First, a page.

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For instance, I have float 1.1111111111 and need to get 11111111111 and 10.

I want to avoid functions, which may change part after point as I need it to show metric prefixes.

It may look simple with strings, I am just not sure if it is a proper way in JavaScript.

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Did you try something ? What was the problem ? To get the index of the dot you may use indexOf. – Denys Séguret May 20 '13 at 17:12
I did part of it in another way: var x = 1.1111111111; y=(x.toString().replace(".", "")); y/x; – ISE May 20 '13 at 17:19
So what are you looking for ? – Denys Séguret May 20 '13 at 17:22
I thought, that conversion seem a little odd, so I am just interested if there's a way to get power of ten without strings. – ISE May 20 '13 at 17:25
You could loop and multiply your second factor by 10 at each iteration but that will be verbose and not so faster. In fact you can write this in so many ways, only benchmarks would give the best solution (you can use jsperf.com). I doubt there is a very simple and fast solution. – Denys Séguret May 20 '13 at 17:30
up vote 8 down vote accepted

The modular division operator '%' can be used to get the remainder of a division in JS. This means that if we perform the modular division of a floating point number by 1, we get the value after the decimal point. Further, if we build a loop where we multiply by 10 until there is no longer anything after the decimal point, we can find the smallest power of ten we can multiply the original number by to get an integer.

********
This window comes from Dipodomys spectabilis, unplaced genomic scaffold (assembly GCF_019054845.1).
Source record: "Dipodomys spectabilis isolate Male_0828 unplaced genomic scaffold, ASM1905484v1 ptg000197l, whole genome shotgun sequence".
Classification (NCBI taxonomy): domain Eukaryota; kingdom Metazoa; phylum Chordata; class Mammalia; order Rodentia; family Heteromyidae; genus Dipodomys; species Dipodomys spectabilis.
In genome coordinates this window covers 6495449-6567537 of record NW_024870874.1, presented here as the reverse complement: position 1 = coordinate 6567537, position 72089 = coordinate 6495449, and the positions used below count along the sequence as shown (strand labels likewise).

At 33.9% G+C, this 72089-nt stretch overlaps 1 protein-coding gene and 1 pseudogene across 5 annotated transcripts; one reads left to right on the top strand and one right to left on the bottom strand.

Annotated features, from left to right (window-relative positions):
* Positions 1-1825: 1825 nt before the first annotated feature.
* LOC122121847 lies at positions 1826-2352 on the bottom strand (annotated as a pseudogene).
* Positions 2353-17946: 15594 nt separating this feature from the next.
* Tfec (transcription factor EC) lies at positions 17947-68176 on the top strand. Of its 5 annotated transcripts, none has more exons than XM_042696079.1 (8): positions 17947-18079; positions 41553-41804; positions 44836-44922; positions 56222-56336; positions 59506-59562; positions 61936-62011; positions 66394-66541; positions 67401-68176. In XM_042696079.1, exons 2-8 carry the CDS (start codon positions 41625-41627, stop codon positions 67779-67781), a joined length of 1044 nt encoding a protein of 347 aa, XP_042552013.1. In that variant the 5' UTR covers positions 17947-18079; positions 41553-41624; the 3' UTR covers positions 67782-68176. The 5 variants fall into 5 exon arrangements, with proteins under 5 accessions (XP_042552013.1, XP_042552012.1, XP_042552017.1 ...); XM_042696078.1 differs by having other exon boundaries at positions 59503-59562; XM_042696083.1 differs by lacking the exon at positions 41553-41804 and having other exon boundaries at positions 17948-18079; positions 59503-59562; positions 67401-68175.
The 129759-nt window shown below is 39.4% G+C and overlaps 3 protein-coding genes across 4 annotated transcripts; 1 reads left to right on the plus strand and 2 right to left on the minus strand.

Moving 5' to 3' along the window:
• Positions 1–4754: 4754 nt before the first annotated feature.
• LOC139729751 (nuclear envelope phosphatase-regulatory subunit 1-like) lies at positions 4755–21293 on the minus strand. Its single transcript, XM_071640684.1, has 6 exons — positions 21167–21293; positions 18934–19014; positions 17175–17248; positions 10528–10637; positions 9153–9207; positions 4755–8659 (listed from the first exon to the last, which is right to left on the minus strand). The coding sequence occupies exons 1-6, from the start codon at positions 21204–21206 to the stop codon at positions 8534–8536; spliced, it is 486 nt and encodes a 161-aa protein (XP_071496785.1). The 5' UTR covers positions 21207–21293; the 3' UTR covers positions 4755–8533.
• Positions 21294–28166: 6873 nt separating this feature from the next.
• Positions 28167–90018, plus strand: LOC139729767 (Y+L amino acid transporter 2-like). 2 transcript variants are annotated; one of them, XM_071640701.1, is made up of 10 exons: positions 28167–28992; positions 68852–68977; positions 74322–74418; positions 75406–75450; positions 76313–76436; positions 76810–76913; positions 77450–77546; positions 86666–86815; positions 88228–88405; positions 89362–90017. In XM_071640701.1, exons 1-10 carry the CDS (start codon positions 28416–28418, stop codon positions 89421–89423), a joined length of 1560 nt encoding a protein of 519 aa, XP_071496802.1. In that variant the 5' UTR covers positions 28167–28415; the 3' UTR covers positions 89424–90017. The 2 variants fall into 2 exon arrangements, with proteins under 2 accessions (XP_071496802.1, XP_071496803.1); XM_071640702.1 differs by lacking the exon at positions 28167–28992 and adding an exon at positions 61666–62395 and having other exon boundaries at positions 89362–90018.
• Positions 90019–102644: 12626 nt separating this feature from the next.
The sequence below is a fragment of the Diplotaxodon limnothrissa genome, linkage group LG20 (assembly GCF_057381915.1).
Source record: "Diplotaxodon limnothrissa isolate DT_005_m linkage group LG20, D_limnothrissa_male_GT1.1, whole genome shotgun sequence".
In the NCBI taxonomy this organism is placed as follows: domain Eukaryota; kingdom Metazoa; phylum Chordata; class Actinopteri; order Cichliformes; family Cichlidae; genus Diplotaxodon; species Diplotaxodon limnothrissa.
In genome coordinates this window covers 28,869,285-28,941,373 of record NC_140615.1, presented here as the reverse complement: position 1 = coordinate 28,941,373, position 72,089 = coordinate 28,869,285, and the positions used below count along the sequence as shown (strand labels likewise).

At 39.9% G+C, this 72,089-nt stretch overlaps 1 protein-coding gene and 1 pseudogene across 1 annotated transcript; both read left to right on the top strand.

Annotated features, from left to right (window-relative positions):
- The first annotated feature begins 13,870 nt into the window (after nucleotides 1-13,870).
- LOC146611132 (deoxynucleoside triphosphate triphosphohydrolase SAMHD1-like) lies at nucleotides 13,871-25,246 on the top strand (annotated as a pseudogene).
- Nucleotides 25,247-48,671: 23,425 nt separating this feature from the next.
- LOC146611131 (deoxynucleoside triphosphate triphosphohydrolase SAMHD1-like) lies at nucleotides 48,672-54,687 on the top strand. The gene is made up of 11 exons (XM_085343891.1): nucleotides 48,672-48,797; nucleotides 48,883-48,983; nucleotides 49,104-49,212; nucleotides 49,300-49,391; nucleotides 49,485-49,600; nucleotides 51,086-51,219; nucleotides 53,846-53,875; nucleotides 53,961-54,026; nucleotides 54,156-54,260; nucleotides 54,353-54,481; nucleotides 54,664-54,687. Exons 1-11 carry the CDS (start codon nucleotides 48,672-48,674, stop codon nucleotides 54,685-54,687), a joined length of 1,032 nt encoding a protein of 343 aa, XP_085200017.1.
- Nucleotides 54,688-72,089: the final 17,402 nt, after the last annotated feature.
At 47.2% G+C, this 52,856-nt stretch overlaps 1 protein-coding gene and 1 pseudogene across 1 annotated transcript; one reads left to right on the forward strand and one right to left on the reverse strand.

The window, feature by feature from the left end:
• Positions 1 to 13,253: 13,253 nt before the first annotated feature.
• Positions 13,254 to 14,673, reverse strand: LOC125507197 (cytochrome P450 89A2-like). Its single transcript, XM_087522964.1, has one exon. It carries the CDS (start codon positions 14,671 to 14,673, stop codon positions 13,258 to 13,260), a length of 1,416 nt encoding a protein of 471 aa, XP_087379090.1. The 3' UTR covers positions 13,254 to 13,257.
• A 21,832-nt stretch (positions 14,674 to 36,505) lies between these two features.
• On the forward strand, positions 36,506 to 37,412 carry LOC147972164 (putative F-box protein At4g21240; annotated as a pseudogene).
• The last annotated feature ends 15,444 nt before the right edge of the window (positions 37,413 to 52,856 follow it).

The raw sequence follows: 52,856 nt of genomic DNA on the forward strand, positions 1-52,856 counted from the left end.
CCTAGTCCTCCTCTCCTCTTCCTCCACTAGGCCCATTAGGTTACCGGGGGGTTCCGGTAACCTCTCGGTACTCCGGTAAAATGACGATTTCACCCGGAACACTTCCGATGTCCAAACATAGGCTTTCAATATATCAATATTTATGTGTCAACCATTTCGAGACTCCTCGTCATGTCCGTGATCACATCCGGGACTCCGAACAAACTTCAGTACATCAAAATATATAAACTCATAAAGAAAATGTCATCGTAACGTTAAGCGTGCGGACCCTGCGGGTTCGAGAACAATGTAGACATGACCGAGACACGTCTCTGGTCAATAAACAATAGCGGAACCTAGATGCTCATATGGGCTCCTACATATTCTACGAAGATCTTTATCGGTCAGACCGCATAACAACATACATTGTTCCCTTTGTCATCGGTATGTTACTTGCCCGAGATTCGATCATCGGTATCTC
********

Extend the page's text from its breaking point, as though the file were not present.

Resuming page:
Example below:

function getE(floatingPointValue)
    var x = floatingPointValue;
    var digitsAfterDecimal = 0;
    while(x % 1 != 0)
        x = x * 10;
    return x.toString() + " *10^-" + digitsAfterDecimal;

Fiddle: http://jsfiddle.net/L8XtP/2/

Hope this helps!

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Yes, and talking about metric prefixes, similar method with division may be used. Thanks! – ISE May 20 '13 at 18:13

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